Alert Sign Dear reader, online ads enable us to deliver the journalism you value. Please support us by taking a moment to turn off Adblock on

Alert Sign Dear reader, please upgrade to the latest version of IE to have a better reading experience


The unwashed Bandar Road

Updated March 31, 2014


Akhtar Balouch, also known as the Kiranchi Wala, ventures out to bring back to’s readers the long forgotten heritage of Karachi. Stay tuned to this space for his weekly fascinating findings.

Bandar Road say Kemari, meri chali ray ghorra gaari… Babu hojana footpath pay…
(From Bandar Road to Kemari goes my horse wagon, kindly step onto the footpath, sir).

Those are lines from one of Ahmed Rushdi’s famous song about Karachi’s Bandar Road.

Before partition, and also after for some time, Bandar Road was identified with the Mary Weather Tower, Denso Hall, Haji Moula Dina Muslim Dharamshala (Maulavi Musafir Khana), Karachi Municipality, Swami Narayan Mandir and Bank of India.

A Muslim dharamshala in itself is an unusual reference. Perhaps, it was the last Muslim dharamshala in pre-partition India, where migrants to the new homeland sought refuge. I’m sure they too must have wondered why Maula Dina built a dharamshala, and perhaps that is why they started referring to it as the Maulavi Musafir Khana.

The plaque of the Haji Moula Dina Muslim Dharamshala on M A Jinnah Road. -Photo by author
The plaque of the Haji Moula Dina Muslim Dharamshala on M A Jinnah Road. -Photo by author

What quintessentially added to the beauty of Bandar Road were the historical buildings, along with the tram track. The Khaliq Dina Hall too is located on this road.

Muhammad Usman Damohi writes about the Khalid Dino Hall on page 475 of his book Karachi Taareekh Kay Aaeenay Main:

Apart from the 70 feet long and 40 feet wide hall, the beautiful building also has two rooms constructed to serve as libraries. Mr Young Husband, Commissioner Sindh at the time, inaugurated this building on July 14, 1904.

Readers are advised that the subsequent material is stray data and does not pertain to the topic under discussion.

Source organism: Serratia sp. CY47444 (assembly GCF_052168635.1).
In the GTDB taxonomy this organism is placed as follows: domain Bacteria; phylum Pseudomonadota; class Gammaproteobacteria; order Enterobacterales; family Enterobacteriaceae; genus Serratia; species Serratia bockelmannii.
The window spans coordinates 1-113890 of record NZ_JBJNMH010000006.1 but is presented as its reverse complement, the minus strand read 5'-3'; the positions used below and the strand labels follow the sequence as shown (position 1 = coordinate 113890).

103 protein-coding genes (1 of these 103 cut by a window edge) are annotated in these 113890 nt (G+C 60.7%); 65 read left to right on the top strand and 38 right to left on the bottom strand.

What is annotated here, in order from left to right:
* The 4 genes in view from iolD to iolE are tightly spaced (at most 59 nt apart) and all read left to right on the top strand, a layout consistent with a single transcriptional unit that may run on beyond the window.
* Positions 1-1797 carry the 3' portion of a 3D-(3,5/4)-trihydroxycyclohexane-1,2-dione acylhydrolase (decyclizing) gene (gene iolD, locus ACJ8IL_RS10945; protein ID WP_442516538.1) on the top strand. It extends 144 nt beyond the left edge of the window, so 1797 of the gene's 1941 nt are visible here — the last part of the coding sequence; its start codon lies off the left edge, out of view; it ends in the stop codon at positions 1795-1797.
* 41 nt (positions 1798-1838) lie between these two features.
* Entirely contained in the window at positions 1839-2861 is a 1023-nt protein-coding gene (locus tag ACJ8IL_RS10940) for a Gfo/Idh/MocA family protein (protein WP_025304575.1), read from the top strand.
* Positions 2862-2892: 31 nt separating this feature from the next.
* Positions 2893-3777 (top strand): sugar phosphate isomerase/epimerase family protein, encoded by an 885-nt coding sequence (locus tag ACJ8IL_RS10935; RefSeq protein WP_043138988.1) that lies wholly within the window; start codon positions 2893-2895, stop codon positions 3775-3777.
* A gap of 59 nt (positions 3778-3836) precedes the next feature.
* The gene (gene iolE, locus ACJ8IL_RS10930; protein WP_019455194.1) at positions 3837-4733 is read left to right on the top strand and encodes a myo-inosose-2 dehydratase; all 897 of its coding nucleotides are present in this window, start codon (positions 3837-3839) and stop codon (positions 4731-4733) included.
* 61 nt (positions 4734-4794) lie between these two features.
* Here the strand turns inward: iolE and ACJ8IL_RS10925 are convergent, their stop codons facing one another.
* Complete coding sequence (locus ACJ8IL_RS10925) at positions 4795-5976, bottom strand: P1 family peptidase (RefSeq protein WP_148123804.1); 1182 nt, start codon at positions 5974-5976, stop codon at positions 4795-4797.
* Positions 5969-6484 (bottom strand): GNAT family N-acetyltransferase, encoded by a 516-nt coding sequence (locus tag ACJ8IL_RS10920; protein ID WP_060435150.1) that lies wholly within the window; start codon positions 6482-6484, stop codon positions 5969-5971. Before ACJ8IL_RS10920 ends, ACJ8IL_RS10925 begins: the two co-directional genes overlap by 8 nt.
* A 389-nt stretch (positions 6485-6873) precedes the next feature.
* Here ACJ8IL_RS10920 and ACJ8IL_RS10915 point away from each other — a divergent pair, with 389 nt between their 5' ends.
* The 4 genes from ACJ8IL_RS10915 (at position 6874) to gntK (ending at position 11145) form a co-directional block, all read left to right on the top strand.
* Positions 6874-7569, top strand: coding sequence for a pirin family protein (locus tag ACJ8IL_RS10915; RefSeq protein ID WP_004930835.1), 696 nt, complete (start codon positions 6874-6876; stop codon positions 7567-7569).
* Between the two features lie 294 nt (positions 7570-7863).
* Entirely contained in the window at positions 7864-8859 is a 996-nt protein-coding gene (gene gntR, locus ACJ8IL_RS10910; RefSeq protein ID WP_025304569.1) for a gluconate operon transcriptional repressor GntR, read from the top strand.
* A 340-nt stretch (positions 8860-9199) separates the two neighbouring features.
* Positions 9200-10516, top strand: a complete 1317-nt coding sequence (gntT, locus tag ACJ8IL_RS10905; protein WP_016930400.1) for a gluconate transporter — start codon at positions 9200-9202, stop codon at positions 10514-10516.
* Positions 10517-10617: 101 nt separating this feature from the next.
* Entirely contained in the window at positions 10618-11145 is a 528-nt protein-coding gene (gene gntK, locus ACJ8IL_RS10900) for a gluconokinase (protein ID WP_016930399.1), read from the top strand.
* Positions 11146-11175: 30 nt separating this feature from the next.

After its completion, the hall was being utilised for various political and social events in Karachi. And in September 1921, when Maulana Muhammad Ali Johar and his associates were charged with treason, the building acquired a place in history and became known in every nook and corner of South Asia.

There is an inscription on the entrance of the building which is in the context of the Khilafat Movement. It says:

On July 9, 1921, Maulana Muhammad Ali Jauhar succeeded in getting a resolution passed in one of the gatherings of the Khilafat Movement which deemed the recruitment of Muslims in the British Army as sacrilege. For this crime, Maulana and his friends were charged with treason by the British government. The legal proceedings were held in this very building. However, Maulana’s verdict during the whole proceedings was as follows:

We are fond of martyrdom. So, what testimonies!? Pass the judgement as we plead guilty.

Ajmal Kamal writes about the recollections of Pir Ali Muhammad Rashidi in his book, Karachi Kee Kahani on page 115:

Bandar Road was a regular destination for us in those days. Mola Dino’s lodge, Ghulam Hussain Khalid Dino Hall, Denso Hall, Mary Weather Tower and Small Kaz Court, Custom House, and the Port Trust Building were the milestones of this tour.

On both sides of the Denso Hall were two streets. The one on the left crossed the Naee Chaali Muhalla (the Al-Waheed newspaper had its office there) and led to the MacLeod Road.

On the right of the hall were two roads. One was the Marriot Road which mostly accommodated commercial buildings and shops, while the second was the Napier Road. On this road, right in the beginning, were the offices of the Memon businessmen (the office of Sir Haji Abdullah Haroon and later the provincial Muslim League office were both located on this road). A little further into the street was a brothel.

Not only did singers and prostitutes live nearby brothel, but many families, which had nothing to do with these professions had their homes in this area. For example, the Commissioner Sindh’s chief assistant lived here. He was a good man, who prayed and fasted regularly. Often in the evening he would sit in his gallery, looking at passers-by.

Inviting professional dancers or taking them along for a party or a gathering was never frowned upon. The line dividing the professionals and the nobles was quite thickly drawn. All good or bad art was kept to oneself. The days of hypocrisy had not yet arrived.